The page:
by Janis Patterson
I belong to a number of writers’ groups, some of which – at long last! – are starting to meet in person again. The particular group of which I speak is composed of all kinds of writers from working professional to stark-beginner aspirant, and was finally having a real meeting after two years of Zoom-ing. The conversation level was astounding as we all talked full speed full volume catching each other up on what had happened since our last real gathering. (As good as Zoom is for the meat of meetings, it is not up to personal interaction and exchange!)
One woman, who had joined the group only a few meetings before the shutdown, was holding forth, proudly showing photos of her new office. She had acquired one of those monstrous L-shaped desks that can eat half a room. It was festooned with several shelves of reference books, plaques of inspiring quotes, beautiful pictures, a few lovely little objets d’art and even a gorgeous silver vase of fresh flowers. A large brand new Mac computer took pride of place in the typing area and – to the envy of my uncertain back – a new, bright red X-Chair sat in front of it. I will it admit, it took a great amount of discipline not to drool openly over that.
“Now,” she concluded with pride after finishing a highly descriptive virtual tour, “I can be a professional writer.”
When pressed for an explanation she said, “Well, one has to have a professional office in order to be a professional, doesn’t one?”
The eyeblinks in the room were almost deafening.
“It’s lovely,” someone said. “It must make writing so much easier. How many books have you done?”
When The Husband and I inherited our house, we turned the guest bedroom into my office by the simple expedient of adding a small desk and a cheap office chair. Even though I have been publishing for decades I had never had a real office before and it was heavenly. For a number of family reasons, though, it ceased to be an option and I moved my writing center onto a table in the family room, a room shared with our animals, the TV and a newly retired husband. My output did not drop, though – at least, not significantly and not for long. I know a prolific multi-published novelist who writes at the dining room table, and another who has a card table squashed into the corner of her bedroom. There was one who turned the built-in bar in their home into her office and another who has a day job stays late every night for an hour and a half or so to write simply because she cannot write in the chaos of her home. In fact, I know more professional writers who do not have dedicated offices than those lucky few who do.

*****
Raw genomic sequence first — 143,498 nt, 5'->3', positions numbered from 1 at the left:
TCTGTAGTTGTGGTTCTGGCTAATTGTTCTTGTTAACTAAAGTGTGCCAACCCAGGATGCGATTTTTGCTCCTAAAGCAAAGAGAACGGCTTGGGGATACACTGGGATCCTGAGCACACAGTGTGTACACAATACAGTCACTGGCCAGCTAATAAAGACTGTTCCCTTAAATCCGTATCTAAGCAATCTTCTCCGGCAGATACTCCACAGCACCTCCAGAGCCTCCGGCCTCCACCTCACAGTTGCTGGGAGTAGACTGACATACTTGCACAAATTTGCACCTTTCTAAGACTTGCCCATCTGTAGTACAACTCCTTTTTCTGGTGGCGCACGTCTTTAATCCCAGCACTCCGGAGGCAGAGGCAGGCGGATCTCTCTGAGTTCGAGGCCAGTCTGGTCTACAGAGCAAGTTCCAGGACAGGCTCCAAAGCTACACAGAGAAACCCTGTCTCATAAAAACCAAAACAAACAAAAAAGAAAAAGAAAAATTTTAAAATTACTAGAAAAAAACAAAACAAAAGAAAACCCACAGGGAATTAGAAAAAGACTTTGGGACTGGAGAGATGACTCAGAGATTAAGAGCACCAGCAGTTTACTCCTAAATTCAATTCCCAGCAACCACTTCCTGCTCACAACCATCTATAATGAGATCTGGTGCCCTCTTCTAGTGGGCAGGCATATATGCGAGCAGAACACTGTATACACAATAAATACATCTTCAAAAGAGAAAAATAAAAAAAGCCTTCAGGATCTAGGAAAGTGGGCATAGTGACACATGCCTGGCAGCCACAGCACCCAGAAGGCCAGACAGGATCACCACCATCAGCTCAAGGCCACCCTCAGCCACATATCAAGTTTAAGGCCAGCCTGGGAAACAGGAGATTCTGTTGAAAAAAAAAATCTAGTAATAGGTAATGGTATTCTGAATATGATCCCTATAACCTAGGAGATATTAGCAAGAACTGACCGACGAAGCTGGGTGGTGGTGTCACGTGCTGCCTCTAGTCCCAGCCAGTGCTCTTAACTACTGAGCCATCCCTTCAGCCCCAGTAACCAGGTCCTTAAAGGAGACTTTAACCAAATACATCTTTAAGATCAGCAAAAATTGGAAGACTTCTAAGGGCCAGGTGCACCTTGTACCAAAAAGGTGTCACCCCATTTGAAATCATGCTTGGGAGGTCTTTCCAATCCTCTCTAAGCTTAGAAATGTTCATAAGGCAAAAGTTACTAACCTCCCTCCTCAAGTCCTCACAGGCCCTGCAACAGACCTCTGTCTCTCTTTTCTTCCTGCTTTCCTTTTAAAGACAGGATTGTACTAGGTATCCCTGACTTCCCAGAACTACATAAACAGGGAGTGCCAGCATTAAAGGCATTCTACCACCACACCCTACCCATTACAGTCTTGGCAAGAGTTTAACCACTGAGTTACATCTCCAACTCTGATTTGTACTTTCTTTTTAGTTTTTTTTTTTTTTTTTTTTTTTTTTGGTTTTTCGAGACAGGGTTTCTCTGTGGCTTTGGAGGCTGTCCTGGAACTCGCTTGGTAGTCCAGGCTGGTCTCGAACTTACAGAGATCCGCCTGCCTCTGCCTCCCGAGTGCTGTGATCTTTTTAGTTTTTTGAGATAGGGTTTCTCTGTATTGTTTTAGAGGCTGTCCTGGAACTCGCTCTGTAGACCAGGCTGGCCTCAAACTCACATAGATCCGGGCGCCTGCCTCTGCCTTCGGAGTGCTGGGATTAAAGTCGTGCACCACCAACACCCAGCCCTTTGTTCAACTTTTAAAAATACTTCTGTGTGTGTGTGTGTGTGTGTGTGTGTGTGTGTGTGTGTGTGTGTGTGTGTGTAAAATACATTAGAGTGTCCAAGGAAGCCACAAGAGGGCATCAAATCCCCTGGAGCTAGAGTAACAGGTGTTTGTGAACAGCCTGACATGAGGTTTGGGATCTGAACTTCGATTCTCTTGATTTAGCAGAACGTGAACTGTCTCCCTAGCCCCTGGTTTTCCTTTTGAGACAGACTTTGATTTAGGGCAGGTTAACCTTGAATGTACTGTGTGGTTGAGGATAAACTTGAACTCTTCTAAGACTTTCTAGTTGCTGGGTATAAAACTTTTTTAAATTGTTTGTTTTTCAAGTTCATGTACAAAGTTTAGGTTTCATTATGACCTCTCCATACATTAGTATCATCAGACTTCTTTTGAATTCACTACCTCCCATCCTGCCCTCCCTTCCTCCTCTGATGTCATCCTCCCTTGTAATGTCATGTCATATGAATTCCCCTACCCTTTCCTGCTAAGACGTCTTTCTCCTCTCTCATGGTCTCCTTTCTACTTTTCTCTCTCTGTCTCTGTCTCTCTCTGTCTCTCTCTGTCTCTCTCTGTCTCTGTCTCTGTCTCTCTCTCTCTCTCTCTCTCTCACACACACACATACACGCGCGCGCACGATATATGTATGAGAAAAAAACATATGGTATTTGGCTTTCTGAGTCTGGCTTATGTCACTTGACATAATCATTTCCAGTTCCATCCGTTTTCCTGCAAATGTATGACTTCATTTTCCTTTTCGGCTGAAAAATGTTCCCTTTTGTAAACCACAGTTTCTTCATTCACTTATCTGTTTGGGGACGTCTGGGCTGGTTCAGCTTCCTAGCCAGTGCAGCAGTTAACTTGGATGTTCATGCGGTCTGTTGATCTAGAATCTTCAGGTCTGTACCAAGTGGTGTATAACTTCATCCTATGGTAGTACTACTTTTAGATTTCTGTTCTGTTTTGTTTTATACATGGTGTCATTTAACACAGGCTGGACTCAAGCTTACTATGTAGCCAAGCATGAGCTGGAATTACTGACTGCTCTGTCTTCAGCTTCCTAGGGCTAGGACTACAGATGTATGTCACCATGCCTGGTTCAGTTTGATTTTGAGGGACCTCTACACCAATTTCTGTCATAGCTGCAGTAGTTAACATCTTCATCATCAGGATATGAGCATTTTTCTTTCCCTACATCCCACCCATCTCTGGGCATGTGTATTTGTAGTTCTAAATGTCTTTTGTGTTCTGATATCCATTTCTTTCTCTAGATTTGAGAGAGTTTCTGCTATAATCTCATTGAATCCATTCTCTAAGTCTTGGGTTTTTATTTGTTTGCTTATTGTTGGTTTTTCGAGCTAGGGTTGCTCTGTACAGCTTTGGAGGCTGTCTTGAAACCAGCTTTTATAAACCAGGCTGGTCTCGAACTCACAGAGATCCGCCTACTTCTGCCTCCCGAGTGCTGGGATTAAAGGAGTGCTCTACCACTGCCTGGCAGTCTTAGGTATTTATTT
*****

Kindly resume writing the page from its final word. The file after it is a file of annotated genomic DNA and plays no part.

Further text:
“You mean you haven’t written anything?” another asked incredulously. “It’s been two years since we last met.”
She looked offended. “How,” she replied only a little huffily, “could I have written anything? It was only delivered last week.”
There was nothing any of us could say to that. We separated into other conversational groups, metaphorically if not physically shaking our heads. This woman had had two years of what basically amounted to house arrest (she does not have a day job) and while many of us had taken advantage of the enforced lack of external activities time to write even more apparently she hadn’t written at all. I myself wrote 1 ½ more books than I would have normally done in that time span, and many of my professional writer friends did even more.
This woman had obviously spent her time poring over design magazines and websites. Now, she proudly proclaims to anyone she can get to listen, since she has a professional office she is a professional writer.
Hey, lady, professional writers WRITE. We write in dens and dining rooms. We write while waiting at the garage and in line waiting to pick up children from school. We have been known to scribble facts and ideas and scraps of dialogue on paper napkins while at lunch. Some of us even write on our phones wherever we happen to be.
I am not a total grinch. Her office is lovely (how I do truly envy her that red X-Chair!) and I wish her much joy in it. It will not, however, make her a professional or any other kind of writer except a wannabe. Only writing and selling makes a true professional. The agents/editors/publishers/readers won’t give a flip if she writes on a huge L-shaped desk or a card table. What matters to them is the story, the words, the worlds she creates… and you can’t order them from any design house.